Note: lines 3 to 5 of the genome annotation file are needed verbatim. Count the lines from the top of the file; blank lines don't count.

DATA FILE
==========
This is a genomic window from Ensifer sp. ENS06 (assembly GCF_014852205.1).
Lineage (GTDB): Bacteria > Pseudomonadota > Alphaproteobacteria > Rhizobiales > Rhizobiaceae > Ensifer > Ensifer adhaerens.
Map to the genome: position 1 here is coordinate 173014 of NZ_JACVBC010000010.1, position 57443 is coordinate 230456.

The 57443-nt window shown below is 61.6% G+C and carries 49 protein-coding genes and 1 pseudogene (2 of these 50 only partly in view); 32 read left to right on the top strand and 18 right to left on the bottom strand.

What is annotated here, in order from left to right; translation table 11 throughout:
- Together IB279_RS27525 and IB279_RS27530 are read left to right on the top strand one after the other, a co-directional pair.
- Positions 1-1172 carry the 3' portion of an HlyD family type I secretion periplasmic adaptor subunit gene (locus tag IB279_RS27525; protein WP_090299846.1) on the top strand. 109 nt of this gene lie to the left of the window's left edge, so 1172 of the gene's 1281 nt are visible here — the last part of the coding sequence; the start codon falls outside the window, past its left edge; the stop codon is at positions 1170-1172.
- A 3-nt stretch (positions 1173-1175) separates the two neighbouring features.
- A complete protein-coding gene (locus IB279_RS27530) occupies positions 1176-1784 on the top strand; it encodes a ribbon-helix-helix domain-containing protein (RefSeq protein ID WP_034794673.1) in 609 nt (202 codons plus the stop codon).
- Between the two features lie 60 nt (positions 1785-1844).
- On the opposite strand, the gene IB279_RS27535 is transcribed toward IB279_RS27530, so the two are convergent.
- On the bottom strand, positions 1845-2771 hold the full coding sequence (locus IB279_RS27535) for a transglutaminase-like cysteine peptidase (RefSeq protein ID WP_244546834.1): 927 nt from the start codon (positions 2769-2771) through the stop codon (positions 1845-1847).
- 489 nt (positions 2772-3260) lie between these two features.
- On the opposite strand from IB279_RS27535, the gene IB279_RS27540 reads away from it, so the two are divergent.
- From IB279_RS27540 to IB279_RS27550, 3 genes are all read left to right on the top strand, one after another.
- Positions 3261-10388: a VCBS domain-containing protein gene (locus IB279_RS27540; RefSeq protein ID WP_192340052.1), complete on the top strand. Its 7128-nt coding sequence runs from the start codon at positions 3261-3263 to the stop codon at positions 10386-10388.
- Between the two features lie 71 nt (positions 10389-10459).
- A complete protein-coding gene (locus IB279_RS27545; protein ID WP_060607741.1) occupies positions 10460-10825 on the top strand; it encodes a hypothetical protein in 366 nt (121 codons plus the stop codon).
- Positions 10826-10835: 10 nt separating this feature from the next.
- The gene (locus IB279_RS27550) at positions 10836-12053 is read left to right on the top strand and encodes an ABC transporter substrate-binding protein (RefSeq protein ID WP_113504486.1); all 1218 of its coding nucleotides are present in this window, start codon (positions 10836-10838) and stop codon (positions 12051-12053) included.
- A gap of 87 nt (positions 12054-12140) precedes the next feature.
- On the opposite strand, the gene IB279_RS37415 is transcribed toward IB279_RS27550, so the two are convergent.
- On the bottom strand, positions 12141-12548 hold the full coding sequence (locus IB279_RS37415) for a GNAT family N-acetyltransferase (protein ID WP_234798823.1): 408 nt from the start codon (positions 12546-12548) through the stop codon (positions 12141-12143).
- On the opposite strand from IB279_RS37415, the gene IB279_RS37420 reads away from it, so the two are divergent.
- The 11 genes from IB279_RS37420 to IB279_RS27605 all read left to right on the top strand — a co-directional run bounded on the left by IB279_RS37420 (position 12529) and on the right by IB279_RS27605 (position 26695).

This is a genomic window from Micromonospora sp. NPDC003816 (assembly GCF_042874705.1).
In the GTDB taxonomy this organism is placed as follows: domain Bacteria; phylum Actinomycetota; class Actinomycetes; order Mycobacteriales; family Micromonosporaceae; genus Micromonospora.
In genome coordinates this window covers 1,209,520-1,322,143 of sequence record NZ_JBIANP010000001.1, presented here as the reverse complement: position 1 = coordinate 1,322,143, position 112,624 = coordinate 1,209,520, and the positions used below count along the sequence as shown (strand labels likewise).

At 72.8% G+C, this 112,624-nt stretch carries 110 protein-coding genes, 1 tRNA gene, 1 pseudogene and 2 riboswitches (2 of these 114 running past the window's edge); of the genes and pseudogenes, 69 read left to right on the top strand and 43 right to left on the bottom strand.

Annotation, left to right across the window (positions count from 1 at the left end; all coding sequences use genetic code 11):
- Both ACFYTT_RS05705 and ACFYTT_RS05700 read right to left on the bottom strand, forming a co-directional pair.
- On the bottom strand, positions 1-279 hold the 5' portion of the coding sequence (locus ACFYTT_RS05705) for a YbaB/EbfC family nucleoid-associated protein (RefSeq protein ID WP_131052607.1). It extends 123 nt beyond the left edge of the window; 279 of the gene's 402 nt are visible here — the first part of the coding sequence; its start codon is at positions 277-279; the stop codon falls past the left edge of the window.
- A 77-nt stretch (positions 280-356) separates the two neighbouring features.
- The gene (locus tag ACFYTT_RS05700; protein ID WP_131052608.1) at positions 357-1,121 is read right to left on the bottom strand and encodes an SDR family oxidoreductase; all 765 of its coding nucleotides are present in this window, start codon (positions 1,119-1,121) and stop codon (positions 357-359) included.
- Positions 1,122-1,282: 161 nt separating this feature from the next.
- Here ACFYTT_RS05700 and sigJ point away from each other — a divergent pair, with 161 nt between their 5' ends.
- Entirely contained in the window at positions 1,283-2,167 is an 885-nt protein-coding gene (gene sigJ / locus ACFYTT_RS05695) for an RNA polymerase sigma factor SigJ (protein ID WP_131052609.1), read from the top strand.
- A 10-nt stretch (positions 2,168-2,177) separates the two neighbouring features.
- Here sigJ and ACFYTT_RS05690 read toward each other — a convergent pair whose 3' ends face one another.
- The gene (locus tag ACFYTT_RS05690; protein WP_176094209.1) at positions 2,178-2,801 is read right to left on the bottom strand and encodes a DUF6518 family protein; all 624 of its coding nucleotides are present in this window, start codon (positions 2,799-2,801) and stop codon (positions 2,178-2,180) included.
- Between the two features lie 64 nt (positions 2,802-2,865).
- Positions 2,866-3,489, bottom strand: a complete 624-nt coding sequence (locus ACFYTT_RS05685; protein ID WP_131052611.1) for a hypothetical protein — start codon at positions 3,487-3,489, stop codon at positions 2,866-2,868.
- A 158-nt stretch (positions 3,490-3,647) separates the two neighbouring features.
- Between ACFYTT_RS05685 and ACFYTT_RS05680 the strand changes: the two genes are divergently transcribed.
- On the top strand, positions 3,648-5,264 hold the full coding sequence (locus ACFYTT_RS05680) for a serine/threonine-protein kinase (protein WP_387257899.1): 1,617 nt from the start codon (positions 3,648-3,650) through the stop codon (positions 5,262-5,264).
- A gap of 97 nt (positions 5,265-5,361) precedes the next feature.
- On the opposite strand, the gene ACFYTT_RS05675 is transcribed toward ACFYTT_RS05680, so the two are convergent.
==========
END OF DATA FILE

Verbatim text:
Map to the genome: position 1 here is coordinate 173014 of NZ_JACVBC010000010.1, position 57443 is coordinate 230456.

The 57443-nt window shown below is 61.6% G+C and carries 49 protein-coding genes and 1 pseudogene (2 of these 50 only partly in view); 32 read left to right on the top strand and 18 right to left on the bottom strand.

What is annotated here, in order from left to right; translation table 11 throughout: